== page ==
What Are the First Signs of Osteoporosis?

older woman lifting weights

Osteoporosis can weaken your bones and increase the risk for bone fractures and breaks.

What is Osteoporosis?

Osteoporosis is a bone disease that causes bone loss. You can have the condition for many years without any symptoms. Many people don’t know they have osteoporosis until they break or fracture a bone.

Bone tissue is constantly being replaced. Osteoporosis is present when the replacement of bone tissue doesn’t keep up with the loss of bone tissue.

What Are the Types of Osteoporosis?

There are two types of osteoporosis:

Primary Osteoporosis: related to aging or unknown causes.
Secondary Osteoporosis: related to a range of causes including certain medical conditions.

What Are the Causes of Osteoporosis?

Many factors can increase the risk of osteoporosis:

  • Female
  • Family history of osteoporosis
  • Sedentary lifestyle
  • Low calcium diet
  • Chronic inflammation
  • Limited mobility that inhibits walking
  • Not absorbing nutrients properly
  • Lack of vitamin D (prohibits the absorption of calcium)

What Are the Risk Factors of Osteoporosis in Women?

Risk factors particular to women for osteoporosis include:

  • Low estrogen levels
  • Amenorrhea (loss of the menstrual period)

What Are the Risk Factors of Osteoporosis in Men?

Risk factors of osteoporosis for men include:

  • Low testosterone levels
  • Certain conditions that cause changes in hormones

What Are the Early Warning Signs of Osteoporosis?

Learn the early warning signs of osteoporosis to know when to talk to your doctor for a screening:

Height loss: While losing height is common with aging, it can signal a weakening of the muscles surrounding the spine that could be connected to bone loss.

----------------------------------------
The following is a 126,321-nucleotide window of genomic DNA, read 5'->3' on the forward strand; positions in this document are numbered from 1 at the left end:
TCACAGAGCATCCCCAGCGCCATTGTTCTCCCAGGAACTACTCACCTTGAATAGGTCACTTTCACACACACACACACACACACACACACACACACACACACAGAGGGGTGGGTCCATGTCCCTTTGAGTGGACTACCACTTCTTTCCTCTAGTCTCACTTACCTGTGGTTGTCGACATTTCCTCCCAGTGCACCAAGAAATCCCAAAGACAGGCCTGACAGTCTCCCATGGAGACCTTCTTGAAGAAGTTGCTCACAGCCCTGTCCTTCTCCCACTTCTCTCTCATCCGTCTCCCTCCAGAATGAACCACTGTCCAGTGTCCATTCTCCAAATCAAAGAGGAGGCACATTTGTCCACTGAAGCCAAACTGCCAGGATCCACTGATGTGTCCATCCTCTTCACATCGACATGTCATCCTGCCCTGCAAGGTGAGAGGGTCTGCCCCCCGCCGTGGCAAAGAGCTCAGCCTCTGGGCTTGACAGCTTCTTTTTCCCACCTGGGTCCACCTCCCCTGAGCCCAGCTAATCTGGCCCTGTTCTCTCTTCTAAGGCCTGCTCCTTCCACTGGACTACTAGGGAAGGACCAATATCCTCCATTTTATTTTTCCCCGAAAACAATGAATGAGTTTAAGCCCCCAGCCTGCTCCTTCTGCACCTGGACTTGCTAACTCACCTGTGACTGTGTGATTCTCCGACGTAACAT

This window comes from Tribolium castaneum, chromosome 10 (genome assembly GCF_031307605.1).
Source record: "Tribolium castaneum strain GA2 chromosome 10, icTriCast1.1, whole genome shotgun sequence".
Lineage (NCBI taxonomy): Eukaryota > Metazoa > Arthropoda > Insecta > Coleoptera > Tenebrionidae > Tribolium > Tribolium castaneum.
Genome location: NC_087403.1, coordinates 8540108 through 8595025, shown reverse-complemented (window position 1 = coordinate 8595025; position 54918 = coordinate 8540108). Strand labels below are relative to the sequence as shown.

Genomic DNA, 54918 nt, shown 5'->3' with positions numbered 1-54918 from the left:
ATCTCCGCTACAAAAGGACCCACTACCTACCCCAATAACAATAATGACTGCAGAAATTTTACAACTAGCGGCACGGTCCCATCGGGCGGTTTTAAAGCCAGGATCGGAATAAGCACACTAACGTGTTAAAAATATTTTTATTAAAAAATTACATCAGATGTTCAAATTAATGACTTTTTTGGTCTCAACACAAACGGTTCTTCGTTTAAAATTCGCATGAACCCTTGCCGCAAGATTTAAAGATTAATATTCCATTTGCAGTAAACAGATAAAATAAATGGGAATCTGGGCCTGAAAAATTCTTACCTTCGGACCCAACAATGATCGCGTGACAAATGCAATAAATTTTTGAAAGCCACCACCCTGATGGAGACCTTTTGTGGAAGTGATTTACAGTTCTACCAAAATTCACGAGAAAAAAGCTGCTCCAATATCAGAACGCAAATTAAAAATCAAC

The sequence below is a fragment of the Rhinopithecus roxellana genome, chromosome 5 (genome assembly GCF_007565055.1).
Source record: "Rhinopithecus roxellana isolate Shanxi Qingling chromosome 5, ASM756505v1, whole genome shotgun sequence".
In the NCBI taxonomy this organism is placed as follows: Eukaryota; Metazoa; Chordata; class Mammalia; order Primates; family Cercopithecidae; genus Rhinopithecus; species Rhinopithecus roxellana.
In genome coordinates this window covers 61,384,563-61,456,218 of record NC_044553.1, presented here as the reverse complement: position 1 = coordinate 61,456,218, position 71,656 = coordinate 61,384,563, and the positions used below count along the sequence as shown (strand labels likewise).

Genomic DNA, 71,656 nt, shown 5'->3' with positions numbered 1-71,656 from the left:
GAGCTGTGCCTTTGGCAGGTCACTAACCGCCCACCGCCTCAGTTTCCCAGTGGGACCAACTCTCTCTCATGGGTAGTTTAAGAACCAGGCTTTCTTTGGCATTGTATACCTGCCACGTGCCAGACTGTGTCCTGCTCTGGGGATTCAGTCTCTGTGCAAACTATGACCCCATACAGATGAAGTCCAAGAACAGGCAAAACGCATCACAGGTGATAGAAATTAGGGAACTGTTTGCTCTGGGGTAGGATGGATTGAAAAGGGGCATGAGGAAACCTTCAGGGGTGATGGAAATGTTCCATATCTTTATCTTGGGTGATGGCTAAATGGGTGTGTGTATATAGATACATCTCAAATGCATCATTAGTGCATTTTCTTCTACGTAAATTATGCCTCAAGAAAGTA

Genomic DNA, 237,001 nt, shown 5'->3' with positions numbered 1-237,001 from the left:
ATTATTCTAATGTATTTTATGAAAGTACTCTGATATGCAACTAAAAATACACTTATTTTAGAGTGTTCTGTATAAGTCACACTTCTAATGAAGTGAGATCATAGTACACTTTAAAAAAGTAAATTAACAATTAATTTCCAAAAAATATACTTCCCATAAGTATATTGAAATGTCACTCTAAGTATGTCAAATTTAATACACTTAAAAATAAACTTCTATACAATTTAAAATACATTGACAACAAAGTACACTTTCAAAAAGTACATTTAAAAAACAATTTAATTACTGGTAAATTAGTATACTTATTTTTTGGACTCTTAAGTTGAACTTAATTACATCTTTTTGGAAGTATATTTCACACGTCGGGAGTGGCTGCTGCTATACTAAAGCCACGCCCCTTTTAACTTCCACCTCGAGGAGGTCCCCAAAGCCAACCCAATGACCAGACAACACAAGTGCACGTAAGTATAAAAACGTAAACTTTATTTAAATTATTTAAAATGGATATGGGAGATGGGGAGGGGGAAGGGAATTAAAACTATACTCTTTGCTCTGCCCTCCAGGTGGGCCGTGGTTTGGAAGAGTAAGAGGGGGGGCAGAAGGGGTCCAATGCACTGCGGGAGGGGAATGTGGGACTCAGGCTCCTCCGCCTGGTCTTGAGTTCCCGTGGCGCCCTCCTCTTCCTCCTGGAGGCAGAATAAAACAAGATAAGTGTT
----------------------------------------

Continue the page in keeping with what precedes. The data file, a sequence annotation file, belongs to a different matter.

Weak, brittle fingernails: Nails are related to bone health, though other factors such as harsh chemicals and physical activities can also cause weak and brittle nails.

Cramps, muscle aches, bone pain: All of these may signal that your bones may be thinning and may be a sign of vitamin D deficiency.

Poor fitness level: Osteoporosis has been linked to an overall decline in physical fitness.

What Are the Complications of Osteoporosis?

The most serious complications of osteoporosis are bone fractures, many of which occur in the hip or spine. Spinal fractures can happen without a fall. Your spine's vertebrae can deteriorate, leading to back pain, height loss, and a hunched posture.

How Can You Help Prevent Osteoporosis?

Help prevent osteoporosis by making sure there’s plenty of calcium in your diet. Lifestyle changes such as getting regular exercise, cutting back on alcohol, and eating well can help prevent osteoporosis.

If you believe you may be at risk for osteoporosis and would like a screening, make an appointment today with Dr. Katayoun Motlagh. Dr. Motlagh specializes in treatment for osteoporosis.

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